NPAF Statement on the American Health Care Act

2017-03-09 | March 8, 2017

The National Patient Advocate Foundation welcomes a robust and thoughtful dialogue about how best to create affordable health coverage that allows people to access the care they need.  While we applaud the important patient protections included in the American Health Care Act -- including a ban on lifetime and annual limits, coverage for preexisting conditions and coverage for dependents up to age 26 -- the bill as proposed also has several provisions that in combination would severely limit access for many Americans, particularly lower-income individuals and their families who have or are likely to be diagnosed with a life-threatening or chronic condition.

This population of patients is precisely who NPAF represents.  Therefore, we feel it is essential to express our concerns over the provisions most likely to impact them.

  1. The proposed changes to Medicaid would likely undermine a valuable safety net for so many of the poorest, sickest and most vulnerable people for whom the expansion provided a path to coverage.
  2. The proposed premium tax credits would not be sufficient to make coverage affordable for most low income families. The current structure of existing ACA subsidies for both premiums and out of pocket costs is what makes coverage affordable for so many.  The lack of a viable income-based subsidy in the bill, combined with the proposed changes to Medicaid, could pose a serious health risk to low income patients.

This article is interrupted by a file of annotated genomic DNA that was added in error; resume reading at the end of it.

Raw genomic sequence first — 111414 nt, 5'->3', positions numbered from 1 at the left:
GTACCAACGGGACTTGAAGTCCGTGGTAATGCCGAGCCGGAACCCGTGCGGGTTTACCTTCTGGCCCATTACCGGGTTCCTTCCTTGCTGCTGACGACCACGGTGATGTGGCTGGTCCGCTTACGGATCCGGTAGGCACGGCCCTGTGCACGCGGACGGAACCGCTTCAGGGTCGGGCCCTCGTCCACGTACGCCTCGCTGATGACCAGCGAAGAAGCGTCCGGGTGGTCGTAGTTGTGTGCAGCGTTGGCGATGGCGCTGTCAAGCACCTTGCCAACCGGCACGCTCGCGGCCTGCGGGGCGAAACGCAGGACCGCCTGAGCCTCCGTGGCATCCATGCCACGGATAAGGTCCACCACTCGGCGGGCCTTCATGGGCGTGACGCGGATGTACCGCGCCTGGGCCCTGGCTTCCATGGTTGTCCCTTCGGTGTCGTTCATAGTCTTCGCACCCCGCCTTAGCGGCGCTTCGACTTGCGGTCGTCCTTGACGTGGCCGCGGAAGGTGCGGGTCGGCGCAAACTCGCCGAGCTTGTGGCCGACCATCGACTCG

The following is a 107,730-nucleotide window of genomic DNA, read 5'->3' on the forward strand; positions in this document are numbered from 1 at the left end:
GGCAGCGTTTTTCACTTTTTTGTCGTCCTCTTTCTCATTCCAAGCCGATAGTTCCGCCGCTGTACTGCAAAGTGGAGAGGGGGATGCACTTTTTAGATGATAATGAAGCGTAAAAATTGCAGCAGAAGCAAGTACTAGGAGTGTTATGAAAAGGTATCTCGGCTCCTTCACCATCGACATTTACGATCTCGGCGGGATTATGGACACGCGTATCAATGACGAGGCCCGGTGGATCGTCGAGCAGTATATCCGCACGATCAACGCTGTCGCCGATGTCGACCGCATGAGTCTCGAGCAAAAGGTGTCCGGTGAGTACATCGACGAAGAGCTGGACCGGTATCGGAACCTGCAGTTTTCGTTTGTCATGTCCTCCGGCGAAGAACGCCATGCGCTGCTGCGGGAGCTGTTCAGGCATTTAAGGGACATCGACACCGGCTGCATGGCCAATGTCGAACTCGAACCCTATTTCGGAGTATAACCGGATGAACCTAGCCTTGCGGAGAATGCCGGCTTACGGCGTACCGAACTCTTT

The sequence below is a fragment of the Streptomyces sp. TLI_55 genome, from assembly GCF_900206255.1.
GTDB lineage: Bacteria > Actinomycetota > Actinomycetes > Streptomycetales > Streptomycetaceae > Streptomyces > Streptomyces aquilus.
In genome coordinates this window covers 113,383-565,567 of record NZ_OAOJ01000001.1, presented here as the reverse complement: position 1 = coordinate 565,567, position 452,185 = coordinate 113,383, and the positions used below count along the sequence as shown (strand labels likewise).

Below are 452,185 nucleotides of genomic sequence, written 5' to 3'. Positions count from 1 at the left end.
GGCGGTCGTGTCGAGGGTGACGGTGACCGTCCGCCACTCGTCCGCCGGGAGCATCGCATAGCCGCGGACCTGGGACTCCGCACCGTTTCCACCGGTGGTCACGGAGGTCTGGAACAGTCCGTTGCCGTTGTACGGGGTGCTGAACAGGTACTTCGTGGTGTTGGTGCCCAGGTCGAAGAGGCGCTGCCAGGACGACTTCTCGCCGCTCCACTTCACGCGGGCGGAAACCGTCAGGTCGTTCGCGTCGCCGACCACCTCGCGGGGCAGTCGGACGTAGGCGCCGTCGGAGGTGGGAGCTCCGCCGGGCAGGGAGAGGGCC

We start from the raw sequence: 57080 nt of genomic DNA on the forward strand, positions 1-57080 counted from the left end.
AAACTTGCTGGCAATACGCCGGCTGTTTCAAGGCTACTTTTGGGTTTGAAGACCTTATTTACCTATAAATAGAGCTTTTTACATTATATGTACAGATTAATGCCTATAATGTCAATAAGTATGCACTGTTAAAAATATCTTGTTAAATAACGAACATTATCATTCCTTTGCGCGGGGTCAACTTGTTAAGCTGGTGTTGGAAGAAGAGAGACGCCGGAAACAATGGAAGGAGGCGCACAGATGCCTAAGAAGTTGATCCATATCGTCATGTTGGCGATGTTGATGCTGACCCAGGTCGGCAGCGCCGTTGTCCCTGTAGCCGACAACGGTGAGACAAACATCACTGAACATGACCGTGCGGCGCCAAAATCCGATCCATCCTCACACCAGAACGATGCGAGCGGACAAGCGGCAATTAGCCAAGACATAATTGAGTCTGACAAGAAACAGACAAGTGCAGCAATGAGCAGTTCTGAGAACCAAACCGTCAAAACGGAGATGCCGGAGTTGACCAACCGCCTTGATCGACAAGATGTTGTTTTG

3. While we understand the importance of finding a strong incentive for people to enroll and maintain their coverage, we also know that low income patients are at high risk for lapses in coverage due to changes in financial status that make it difficult for them to maintain coverage without adequate subsidies or safety nets. The premium increase penalties for those who don’t maintain continuous coverage are likely to hit low income families the hardest and create a significant financial hurdle to their ability to renew coverage if it lapses.   

We will continue to review the details of this bill and look forward to working with Congress to ensure patient voices are heard in support of equitable access to affordable care.